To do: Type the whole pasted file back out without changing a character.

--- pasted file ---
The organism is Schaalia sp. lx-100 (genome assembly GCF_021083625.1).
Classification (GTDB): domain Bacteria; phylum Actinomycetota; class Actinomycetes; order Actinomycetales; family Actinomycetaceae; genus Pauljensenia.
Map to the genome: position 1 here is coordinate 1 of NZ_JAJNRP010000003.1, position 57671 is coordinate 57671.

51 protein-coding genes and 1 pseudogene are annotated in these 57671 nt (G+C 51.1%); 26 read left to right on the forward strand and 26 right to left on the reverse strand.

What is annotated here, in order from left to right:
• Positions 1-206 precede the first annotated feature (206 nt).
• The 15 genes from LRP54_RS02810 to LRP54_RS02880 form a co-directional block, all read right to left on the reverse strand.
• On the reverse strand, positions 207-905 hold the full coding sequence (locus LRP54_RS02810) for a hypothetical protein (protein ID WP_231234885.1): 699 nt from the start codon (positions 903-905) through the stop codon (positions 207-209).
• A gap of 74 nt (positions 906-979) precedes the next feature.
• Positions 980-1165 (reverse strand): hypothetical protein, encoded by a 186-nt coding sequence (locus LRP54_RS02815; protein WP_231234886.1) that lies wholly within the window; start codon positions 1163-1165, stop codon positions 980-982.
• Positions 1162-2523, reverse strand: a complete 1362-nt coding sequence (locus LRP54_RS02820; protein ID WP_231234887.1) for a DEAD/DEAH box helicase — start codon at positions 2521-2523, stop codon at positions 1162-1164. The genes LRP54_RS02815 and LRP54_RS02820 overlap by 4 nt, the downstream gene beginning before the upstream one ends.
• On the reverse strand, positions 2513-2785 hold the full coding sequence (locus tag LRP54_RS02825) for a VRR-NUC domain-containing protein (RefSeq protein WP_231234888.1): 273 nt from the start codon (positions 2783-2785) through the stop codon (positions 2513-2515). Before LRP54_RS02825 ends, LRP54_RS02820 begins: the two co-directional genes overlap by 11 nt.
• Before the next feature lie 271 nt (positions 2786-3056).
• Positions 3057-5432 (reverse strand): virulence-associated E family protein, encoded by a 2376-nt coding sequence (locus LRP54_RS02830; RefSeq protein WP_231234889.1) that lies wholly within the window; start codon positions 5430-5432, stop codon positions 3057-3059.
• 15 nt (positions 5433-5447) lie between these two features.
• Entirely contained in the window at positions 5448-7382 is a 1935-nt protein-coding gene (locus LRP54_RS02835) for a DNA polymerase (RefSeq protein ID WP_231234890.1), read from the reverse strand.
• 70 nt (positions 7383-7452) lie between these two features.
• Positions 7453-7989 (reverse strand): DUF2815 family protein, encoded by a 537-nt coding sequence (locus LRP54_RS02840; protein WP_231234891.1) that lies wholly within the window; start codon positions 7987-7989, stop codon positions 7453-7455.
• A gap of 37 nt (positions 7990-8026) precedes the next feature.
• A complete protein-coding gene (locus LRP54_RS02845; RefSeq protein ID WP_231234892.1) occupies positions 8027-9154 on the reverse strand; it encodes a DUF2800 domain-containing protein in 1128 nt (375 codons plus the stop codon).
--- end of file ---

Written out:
The organism is Schaalia sp. lx-100 (genome assembly GCF_021083625.1).
Classification (GTDB): domain Bacteria; phylum Actinomycetota; class Actinomycetes; order Actinomycetales; family Actinomycetaceae; genus Pauljensenia.
Map to the genome: position 1 here is coordinate 1 of NZ_JAJNRP010000003.1, position 57671 is coordinate 57671.

51 protein-coding genes and 1 pseudogene are annotated in these 57671 nt (G+C 51.1%); 26 read left to right on the forward strand and 26 right to left on the reverse strand.

What is annotated here, in order from left to right:
• Positions 1-206 precede the first annotated feature (206 nt).
• The 15 genes from LRP54_RS02810 to LRP54_RS02880 form a co-directional block, all read right to left on the reverse strand.
• On the reverse strand, positions 207-905 hold the full coding sequence (locus LRP54_RS02810) for a hypothetical protein (protein ID WP_231234885.1): 699 nt from the start codon (positions 903-905) through the stop codon (positions 207-209).
• A gap of 74 nt (positions 906-979) precedes the next feature.
• Positions 980-1165 (reverse strand): hypothetical protein, encoded by a 186-nt coding sequence (locus LRP54_RS02815; protein WP_231234886.1) that lies wholly within the window; start codon positions 1163-1165, stop codon positions 980-982.
• Positions 1162-2523, reverse strand: a complete 1362-nt coding sequence (locus LRP54_RS02820; protein ID WP_231234887.1) for a DEAD/DEAH box helicase — start codon at positions 2521-2523, stop codon at positions 1162-1164. The genes LRP54_RS02815 and LRP54_RS02820 overlap by 4 nt, the downstream gene beginning before the upstream one ends.
• On the reverse strand, positions 2513-2785 hold the full coding sequence (locus tag LRP54_RS02825) for a VRR-NUC domain-containing protein (RefSeq protein WP_231234888.1): 273 nt from the start codon (positions 2783-2785) through the stop codon (positions 2513-2515). Before LRP54_RS02825 ends, LRP54_RS02820 begins: the two co-directional genes overlap by 11 nt.
• Before the next feature lie 271 nt (positions 2786-3056).
• Positions 3057-5432 (reverse strand): virulence-associated E family protein, encoded by a 2376-nt coding sequence (locus LRP54_RS02830; RefSeq protein WP_231234889.1) that lies wholly within the window; start codon positions 5430-5432, stop codon positions 3057-3059.
• 15 nt (positions 5433-5447) lie between these two features.
• Entirely contained in the window at positions 5448-7382 is a 1935-nt protein-coding gene (locus LRP54_RS02835) for a DNA polymerase (RefSeq protein ID WP_231234890.1), read from the reverse strand.
• 70 nt (positions 7383-7452) lie between these two features.
• Positions 7453-7989 (reverse strand): DUF2815 family protein, encoded by a 537-nt coding sequence (locus LRP54_RS02840; protein WP_231234891.1) that lies wholly within the window; start codon positions 7987-7989, stop codon positions 7453-7455.
• A gap of 37 nt (positions 7990-8026) precedes the next feature.
• A complete protein-coding gene (locus LRP54_RS02845; RefSeq protein ID WP_231234892.1) occupies positions 8027-9154 on the reverse strand; it encodes a DUF2800 domain-containing protein in 1128 nt (375 codons plus the stop codon).